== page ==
NPAD chief pulled in two directions

By Korea Herald
  • Published : Aug 12, 2014 - 21:31
  • Updated : Aug 12, 2014 - 21:31
New Politics Alliance for Democracy interim chief Rep. Park Young-sun is facing a crisis that could break her political career less than week since taking the helm of the main opposition party.

The crisis came three short days after she was named the party’s interim leader on Aug. 4 when she reached an agreement over the special bill concerning the April 16 Sewol ferry tragedy with her Saenuri Party counterpart Rep. Lee Wan-koo.

On Aug. 7, Park and Lee drew up an agreement regarding the so-called “special Sewol bill.” The agreement appeared to break a bipartisan deadlock had bogged down the National Assembly for weeks, but the repercussions for Park were immediate. 
New Politics Alliance for Democracy interim chief Rep. Park Young-sun is surrounded by reporters on Monday after her meeting with the ruling Saenuri Party’s floor leader at the National Assembly. (Yonhap)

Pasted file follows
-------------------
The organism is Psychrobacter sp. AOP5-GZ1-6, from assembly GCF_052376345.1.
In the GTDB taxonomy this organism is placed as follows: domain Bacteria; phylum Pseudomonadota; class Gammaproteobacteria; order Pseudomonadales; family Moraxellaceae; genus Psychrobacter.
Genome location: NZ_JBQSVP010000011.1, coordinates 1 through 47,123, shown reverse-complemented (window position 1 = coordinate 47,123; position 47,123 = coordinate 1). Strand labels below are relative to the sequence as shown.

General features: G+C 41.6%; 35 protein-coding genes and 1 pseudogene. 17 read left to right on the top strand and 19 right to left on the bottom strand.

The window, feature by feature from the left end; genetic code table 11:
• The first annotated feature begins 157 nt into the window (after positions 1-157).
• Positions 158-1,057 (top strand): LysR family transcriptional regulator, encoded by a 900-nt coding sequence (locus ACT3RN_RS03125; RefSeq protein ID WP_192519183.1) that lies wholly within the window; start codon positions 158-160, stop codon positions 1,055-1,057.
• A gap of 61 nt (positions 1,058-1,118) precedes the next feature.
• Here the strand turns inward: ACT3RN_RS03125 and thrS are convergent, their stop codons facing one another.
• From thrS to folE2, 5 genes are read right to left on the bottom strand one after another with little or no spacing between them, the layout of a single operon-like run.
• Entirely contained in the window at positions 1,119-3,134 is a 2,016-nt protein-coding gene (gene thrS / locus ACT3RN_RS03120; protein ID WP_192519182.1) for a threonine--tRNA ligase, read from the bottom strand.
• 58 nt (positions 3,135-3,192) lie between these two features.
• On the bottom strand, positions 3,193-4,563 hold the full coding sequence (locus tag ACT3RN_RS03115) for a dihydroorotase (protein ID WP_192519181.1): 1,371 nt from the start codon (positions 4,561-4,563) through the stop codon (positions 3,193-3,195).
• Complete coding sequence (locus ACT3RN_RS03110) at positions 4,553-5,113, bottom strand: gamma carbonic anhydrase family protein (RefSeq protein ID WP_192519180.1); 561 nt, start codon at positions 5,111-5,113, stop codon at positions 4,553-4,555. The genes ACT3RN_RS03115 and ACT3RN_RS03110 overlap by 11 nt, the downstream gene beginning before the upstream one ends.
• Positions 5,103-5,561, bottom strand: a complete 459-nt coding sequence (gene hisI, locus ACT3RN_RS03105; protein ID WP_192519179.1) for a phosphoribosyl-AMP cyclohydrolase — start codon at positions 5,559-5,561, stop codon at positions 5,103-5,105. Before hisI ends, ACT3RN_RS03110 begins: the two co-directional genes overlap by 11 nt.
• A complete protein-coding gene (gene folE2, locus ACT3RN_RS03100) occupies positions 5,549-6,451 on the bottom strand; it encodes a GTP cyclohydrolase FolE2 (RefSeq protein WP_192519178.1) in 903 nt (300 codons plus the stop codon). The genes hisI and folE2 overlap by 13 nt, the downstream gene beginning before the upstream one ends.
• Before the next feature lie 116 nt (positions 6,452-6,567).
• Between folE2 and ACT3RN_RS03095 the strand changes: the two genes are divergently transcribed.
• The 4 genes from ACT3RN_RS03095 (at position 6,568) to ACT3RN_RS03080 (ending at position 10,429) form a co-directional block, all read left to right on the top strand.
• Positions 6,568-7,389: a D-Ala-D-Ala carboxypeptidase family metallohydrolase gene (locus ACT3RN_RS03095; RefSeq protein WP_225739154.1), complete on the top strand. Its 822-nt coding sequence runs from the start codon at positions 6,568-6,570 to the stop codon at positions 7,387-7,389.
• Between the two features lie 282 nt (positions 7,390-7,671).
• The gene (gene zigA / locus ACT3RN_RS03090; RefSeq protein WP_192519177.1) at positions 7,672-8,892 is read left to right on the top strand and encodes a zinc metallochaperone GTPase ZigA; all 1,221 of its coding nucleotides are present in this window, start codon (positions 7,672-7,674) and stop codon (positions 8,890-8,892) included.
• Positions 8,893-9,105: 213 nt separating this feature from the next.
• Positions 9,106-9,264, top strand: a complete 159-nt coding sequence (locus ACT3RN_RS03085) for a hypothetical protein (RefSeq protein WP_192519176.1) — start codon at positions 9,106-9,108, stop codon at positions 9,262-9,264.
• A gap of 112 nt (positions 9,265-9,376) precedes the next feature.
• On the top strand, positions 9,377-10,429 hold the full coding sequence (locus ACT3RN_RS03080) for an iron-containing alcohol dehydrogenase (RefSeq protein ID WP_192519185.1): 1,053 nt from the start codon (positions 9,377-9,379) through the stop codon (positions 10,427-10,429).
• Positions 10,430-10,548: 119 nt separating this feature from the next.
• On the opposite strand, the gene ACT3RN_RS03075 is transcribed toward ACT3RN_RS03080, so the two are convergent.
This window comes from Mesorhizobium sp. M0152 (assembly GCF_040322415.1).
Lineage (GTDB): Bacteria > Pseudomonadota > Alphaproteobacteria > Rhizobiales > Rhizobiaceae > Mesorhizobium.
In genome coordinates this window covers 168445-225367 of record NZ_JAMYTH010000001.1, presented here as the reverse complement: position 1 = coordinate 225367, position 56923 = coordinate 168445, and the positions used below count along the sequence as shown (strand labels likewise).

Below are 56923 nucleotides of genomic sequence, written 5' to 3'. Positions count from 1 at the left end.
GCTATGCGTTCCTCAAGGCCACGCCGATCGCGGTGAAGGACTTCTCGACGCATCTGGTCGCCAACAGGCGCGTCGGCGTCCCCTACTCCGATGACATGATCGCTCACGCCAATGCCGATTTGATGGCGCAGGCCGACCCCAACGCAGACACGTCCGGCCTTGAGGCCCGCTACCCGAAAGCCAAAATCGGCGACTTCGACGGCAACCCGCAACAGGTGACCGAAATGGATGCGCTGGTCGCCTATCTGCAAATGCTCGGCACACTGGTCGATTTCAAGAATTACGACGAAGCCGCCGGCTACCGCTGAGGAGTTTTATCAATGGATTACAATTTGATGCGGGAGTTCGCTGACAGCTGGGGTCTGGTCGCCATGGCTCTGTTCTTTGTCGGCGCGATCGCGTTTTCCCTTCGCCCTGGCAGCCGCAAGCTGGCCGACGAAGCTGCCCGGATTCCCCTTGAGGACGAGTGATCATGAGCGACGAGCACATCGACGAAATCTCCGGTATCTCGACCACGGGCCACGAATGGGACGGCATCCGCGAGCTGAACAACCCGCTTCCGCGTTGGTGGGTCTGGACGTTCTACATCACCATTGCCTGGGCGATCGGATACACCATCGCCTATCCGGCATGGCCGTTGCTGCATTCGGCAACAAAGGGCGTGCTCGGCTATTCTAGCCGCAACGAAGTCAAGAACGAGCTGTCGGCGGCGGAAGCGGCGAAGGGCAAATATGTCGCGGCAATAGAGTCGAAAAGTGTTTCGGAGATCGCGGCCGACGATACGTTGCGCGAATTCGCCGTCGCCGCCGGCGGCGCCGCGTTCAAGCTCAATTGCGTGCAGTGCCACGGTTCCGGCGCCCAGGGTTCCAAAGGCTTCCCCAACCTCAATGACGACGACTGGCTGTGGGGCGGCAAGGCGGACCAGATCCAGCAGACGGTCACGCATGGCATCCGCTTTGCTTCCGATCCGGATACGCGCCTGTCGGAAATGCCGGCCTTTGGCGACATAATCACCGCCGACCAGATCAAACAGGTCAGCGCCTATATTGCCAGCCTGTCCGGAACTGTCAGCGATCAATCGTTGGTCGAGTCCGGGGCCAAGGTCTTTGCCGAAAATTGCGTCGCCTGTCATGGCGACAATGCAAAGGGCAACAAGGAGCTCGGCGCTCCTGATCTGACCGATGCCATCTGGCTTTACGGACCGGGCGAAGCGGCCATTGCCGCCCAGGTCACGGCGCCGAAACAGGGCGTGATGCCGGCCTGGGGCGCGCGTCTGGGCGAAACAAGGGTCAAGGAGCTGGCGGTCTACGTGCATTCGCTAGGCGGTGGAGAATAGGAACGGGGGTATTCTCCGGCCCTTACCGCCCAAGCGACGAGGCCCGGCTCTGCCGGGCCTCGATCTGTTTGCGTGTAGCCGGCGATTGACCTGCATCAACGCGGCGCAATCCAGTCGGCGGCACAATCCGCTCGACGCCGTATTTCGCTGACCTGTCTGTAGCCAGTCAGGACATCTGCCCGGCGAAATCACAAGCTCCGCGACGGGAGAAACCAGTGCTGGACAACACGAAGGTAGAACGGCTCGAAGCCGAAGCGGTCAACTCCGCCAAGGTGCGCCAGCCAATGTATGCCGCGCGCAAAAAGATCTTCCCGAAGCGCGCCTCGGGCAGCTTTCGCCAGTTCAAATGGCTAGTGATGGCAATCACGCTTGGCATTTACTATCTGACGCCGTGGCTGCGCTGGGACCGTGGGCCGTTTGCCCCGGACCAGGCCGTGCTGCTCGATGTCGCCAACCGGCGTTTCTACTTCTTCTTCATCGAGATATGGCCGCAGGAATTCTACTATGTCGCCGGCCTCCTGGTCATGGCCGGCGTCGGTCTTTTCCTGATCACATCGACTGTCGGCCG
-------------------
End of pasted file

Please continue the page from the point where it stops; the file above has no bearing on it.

Families of the Sewol accident victims forced their way into NPAD offices to protest, while opposition heavyweights called for renegotiations. The agreement also prompted widespread candlelit vigils in various parts of the country, while the Sewol victims’ families have accused her of being on the ruling party’s side.

According to the agreement, the committee for reviewing the Sewol incident will not be given investigative powers as demanded by the victims’ families and opposition lawmakers.

Instead, an assistant special counsel will be assigned to the committee to work as a liaison between it and the special counsel. Under related regulations, the special counsel is chosen by the president from people recommended by the parties.

Park, for her part, had attempted to give herself an opening by emphasizing the need for a more favorable composition of the committee and saying there was room for fine-tuning.

NPAD lawmakers, however, chose to call for a renegotiation, saying that the agreement was not acceptable to the public and Sewol victims’ families.

The ruling party remains adamant that a renegotiation is out of question.

“(The Saenuri Party) regards the result of the NPAD’s general meeting as effectively breaking the agreement between the two parties’ floor leaders,” the Saenuri Party said in a statement Tuesday, adding that the development was unacceptable.

“(The party) sympathizes with the bereaved families, but the laws and principles of our society cannot be undermined.”

Park, who has little choice but to push for a renegotiation, put the ball into the ruling party’s court, saying that as the NPAD compromised first, it was now the ruling party’s turn.

By Choi He-suk (